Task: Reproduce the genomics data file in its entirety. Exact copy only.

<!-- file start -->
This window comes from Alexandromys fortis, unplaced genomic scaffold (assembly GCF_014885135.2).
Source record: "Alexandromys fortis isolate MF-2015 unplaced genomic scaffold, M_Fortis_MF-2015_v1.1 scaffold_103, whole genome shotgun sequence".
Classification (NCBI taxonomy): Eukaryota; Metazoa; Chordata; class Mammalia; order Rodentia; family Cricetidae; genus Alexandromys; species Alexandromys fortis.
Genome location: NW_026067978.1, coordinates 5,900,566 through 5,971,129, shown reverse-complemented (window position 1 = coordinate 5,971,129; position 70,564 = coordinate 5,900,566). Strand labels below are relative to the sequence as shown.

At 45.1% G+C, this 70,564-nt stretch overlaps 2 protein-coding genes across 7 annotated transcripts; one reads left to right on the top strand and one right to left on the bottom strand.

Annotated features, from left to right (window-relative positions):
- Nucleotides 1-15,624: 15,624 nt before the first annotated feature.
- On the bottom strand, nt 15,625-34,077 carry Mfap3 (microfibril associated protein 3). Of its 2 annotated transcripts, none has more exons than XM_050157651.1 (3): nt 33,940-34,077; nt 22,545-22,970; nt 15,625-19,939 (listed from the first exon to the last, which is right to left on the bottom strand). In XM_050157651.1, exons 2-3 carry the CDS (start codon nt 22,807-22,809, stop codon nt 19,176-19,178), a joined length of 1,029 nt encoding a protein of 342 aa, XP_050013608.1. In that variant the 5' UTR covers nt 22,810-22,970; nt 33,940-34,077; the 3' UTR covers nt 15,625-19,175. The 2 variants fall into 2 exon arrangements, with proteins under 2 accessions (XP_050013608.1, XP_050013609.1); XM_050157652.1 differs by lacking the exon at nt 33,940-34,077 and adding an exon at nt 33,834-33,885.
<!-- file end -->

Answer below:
This window comes from Alexandromys fortis, unplaced genomic scaffold (assembly GCF_014885135.2).
Source record: "Alexandromys fortis isolate MF-2015 unplaced genomic scaffold, M_Fortis_MF-2015_v1.1 scaffold_103, whole genome shotgun sequence".
Classification (NCBI taxonomy): Eukaryota; Metazoa; Chordata; class Mammalia; order Rodentia; family Cricetidae; genus Alexandromys; species Alexandromys fortis.
Genome location: NW_026067978.1, coordinates 5,900,566 through 5,971,129, shown reverse-complemented (window position 1 = coordinate 5,971,129; position 70,564 = coordinate 5,900,566). Strand labels below are relative to the sequence as shown.

At 45.1% G+C, this 70,564-nt stretch overlaps 2 protein-coding genes across 7 annotated transcripts; one reads left to right on the top strand and one right to left on the bottom strand.

Annotated features, from left to right (window-relative positions):
- Nucleotides 1-15,624: 15,624 nt before the first annotated feature.
- On the bottom strand, nt 15,625-34,077 carry Mfap3 (microfibril associated protein 3). Of its 2 annotated transcripts, none has more exons than XM_050157651.1 (3): nt 33,940-34,077; nt 22,545-22,970; nt 15,625-19,939 (listed from the first exon to the last, which is right to left on the bottom strand). In XM_050157651.1, exons 2-3 carry the CDS (start codon nt 22,807-22,809, stop codon nt 19,176-19,178), a joined length of 1,029 nt encoding a protein of 342 aa, XP_050013608.1. In that variant the 5' UTR covers nt 22,810-22,970; nt 33,940-34,077; the 3' UTR covers nt 15,625-19,175. The 2 variants fall into 2 exon arrangements, with proteins under 2 accessions (XP_050013608.1, XP_050013609.1); XM_050157652.1 differs by lacking the exon at nt 33,940-34,077 and adding an exon at nt 33,834-33,885.